The annual release of Madden has been always been highly anticipated among NFL fans and gamers alike. One of the longest running franchises of any sports title needs little introduction and the yearly reviews seem to be nothing more than copy & paste with some minor edits. How much can really change in a year? Some tweaks to gameplay and some added game modes are all EA can seemingly do, but this year promises to be packed full of content to deliver the total package. Granted we’ve heard this same thing year after year and many times our hopes have been dashed with shoddy in-game experience or the feeling that EA just slapped a fresh coat of paint on the updated rosters. Excuse me for being pesamistic, but the promises of publishers fizzled out a long time ago and even though I’m one of the yearly Madden purchasers it doesn’t mean I won’t pull punches when I feel ripped off.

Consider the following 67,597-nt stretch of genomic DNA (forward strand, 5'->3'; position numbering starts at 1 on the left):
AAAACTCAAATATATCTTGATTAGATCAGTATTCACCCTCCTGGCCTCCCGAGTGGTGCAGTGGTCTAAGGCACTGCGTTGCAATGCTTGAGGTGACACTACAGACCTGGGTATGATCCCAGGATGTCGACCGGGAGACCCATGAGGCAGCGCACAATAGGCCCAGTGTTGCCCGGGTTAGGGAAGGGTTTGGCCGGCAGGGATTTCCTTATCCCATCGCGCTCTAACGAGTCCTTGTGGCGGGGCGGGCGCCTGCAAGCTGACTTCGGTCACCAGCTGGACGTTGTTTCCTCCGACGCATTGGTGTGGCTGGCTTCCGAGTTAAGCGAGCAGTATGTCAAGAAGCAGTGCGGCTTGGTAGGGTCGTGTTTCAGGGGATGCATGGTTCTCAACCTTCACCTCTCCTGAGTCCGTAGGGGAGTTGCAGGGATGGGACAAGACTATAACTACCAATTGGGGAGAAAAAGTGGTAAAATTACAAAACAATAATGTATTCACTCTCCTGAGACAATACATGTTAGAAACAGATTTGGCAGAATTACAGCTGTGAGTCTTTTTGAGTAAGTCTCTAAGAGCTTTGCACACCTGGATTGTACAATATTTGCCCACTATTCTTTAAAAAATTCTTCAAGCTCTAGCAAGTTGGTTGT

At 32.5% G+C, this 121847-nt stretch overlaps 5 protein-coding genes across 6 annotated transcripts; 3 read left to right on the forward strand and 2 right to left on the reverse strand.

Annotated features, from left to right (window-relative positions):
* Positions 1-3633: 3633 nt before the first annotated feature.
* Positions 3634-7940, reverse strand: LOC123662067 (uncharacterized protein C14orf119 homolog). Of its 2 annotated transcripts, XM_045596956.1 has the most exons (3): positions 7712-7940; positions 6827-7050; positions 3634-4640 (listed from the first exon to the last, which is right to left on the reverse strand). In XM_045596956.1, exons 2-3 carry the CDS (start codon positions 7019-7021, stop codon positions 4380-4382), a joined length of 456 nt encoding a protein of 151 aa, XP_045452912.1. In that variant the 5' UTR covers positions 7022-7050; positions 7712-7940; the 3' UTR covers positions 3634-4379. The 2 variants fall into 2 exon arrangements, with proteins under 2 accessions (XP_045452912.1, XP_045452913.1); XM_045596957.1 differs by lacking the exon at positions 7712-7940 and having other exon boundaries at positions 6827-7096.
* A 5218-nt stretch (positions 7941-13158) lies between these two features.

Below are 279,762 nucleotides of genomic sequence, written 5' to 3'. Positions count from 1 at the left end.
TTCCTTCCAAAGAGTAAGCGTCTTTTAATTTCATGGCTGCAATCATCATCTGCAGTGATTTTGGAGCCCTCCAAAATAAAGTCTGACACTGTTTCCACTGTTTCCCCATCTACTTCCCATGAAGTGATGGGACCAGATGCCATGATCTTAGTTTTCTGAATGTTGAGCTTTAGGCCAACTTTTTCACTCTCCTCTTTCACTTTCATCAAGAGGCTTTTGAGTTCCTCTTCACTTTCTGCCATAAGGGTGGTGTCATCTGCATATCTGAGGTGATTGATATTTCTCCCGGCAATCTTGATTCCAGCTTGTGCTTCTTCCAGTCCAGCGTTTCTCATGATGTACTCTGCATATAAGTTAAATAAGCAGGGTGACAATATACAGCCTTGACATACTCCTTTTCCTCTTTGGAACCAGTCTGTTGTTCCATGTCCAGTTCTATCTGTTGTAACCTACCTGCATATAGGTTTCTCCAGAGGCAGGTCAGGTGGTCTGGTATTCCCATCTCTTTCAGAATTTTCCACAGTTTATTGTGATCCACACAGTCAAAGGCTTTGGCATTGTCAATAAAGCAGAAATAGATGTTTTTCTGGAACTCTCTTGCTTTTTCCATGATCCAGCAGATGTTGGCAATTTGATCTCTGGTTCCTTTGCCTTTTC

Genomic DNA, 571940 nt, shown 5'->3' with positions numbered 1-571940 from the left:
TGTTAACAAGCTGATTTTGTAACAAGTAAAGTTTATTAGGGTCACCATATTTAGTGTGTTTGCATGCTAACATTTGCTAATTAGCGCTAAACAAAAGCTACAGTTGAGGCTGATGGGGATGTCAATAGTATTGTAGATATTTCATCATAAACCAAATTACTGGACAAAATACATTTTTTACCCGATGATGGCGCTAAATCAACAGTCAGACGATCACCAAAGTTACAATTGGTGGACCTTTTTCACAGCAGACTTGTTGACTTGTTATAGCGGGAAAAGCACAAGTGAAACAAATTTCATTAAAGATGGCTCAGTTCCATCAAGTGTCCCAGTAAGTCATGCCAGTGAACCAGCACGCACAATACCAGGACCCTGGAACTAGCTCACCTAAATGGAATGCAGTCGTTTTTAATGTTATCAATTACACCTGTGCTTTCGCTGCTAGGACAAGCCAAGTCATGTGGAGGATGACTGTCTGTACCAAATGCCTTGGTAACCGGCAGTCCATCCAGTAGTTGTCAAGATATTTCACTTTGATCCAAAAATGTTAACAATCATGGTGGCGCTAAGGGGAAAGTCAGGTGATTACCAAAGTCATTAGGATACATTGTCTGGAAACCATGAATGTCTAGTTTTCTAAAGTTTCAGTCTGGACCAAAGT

After loading up the game the first dramatic change you notice is the transition to the Frostbite 3 engine which has primarily been used in action games like Battlefield and Mass Effect in the past. The switch pushes towards a more realistic feel for Madden this year in every possible aspect of the game. Colors are more vibrant, player movements more fluid, fan filled stadiums feel authentic, and even the gameday intro that gives you a near perfect preview of outside of the stadium and team entrances are bursting with that NFL feel. Granted, after seeing a few pregame intros you’ll want to skip straight to the gameplay, but this doesn’t diminish the fact that EA put some polish into making this feel like the real deal. The only thing that would keep gamers from skipping these cut scenes is when Madden goes full VR and you get the feel of walking into the stadium (Hey a fan can dream right?!?). With all the visual prowess of the Frostbite engine the gameplay should flow smoothly with each snap of the pigskin and for the vast majority of the time they do. You will notice during the flow of the game graphical glitches like clipping and odd contortions of the players bodies that make them look like they are floating above the field or able to bend their bodies like Gumby. That said, the game looks stunning, but it’s the little details they missed that make it feel a little less realistic than it could have been.